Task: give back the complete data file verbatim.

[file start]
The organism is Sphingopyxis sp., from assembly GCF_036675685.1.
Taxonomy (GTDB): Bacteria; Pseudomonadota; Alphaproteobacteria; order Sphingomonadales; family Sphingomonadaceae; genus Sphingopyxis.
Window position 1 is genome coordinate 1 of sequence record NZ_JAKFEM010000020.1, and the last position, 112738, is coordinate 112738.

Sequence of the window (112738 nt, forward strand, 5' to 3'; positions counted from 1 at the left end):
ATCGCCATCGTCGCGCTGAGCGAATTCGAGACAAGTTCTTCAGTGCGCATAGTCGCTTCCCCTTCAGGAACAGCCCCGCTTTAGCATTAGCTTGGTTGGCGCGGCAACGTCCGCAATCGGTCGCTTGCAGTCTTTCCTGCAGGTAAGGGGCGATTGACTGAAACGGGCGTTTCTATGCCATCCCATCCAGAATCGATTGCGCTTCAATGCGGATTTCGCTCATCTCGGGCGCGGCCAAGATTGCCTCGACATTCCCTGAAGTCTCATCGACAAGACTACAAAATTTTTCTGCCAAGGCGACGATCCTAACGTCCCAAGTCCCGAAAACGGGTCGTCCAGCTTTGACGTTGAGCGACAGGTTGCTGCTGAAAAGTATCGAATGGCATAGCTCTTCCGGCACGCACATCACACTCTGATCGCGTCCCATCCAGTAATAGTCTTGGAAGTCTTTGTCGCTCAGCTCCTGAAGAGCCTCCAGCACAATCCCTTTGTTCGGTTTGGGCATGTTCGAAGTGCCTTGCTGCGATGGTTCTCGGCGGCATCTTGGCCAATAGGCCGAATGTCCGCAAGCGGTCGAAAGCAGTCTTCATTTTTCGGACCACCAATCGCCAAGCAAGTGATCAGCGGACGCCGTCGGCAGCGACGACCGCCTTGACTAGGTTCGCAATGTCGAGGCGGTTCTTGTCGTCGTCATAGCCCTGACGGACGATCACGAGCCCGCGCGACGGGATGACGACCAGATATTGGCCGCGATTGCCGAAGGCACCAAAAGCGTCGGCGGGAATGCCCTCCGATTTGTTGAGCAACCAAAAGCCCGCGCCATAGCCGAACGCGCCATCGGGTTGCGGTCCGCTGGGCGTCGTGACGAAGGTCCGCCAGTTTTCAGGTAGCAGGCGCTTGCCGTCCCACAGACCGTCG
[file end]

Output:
The organism is Sphingopyxis sp., from assembly GCF_036675685.1.
Taxonomy (GTDB): Bacteria; Pseudomonadota; Alphaproteobacteria; order Sphingomonadales; family Sphingomonadaceae; genus Sphingopyxis.
Window position 1 is genome coordinate 1 of sequence record NZ_JAKFEM010000020.1, and the last position, 112738, is coordinate 112738.

Sequence of the window (112738 nt, forward strand, 5' to 3'; positions counted from 1 at the left end):
ATCGCCATCGTCGCGCTGAGCGAATTCGAGACAAGTTCTTCAGTGCGCATAGTCGCTTCCCCTTCAGGAACAGCCCCGCTTTAGCATTAGCTTGGTTGGCGCGGCAACGTCCGCAATCGGTCGCTTGCAGTCTTTCCTGCAGGTAAGGGGCGATTGACTGAAACGGGCGTTTCTATGCCATCCCATCCAGAATCGATTGCGCTTCAATGCGGATTTCGCTCATCTCGGGCGCGGCCAAGATTGCCTCGACATTCCCTGAAGTCTCATCGACAAGACTACAAAATTTTTCTGCCAAGGCGACGATCCTAACGTCCCAAGTCCCGAAAACGGGTCGTCCAGCTTTGACGTTGAGCGACAGGTTGCTGCTGAAAAGTATCGAATGGCATAGCTCTTCCGGCACGCACATCACACTCTGATCGCGTCCCATCCAGTAATAGTCTTGGAAGTCTTTGTCGCTCAGCTCCTGAAGAGCCTCCAGCACAATCCCTTTGTTCGGTTTGGGCATGTTCGAAGTGCCTTGCTGCGATGGTTCTCGGCGGCATCTTGGCCAATAGGCCGAATGTCCGCAAGCGGTCGAAAGCAGTCTTCATTTTTCGGACCACCAATCGCCAAGCAAGTGATCAGCGGACGCCGTCGGCAGCGACGACCGCCTTGACTAGGTTCGCAATGTCGAGGCGGTTCTTGTCGTCGTCATAGCCCTGACGGACGATCACGAGCCCGCGCGACGGGATGACGACCAGATATTGGCCGCGATTGCCGAAGGCACCAAAAGCGTCGGCGGGAATGCCCTCCGATTTGTTGAGCAACCAAAAGCCCGCGCCATAGCCGAACGCGCCATCGGGTTGCGGTCCGCTGGGCGTCGTGACGAAGGTCCGCCAGTTTTCAGGTAGCAGGCGCTTGCCGTCCCACAGACCGTCG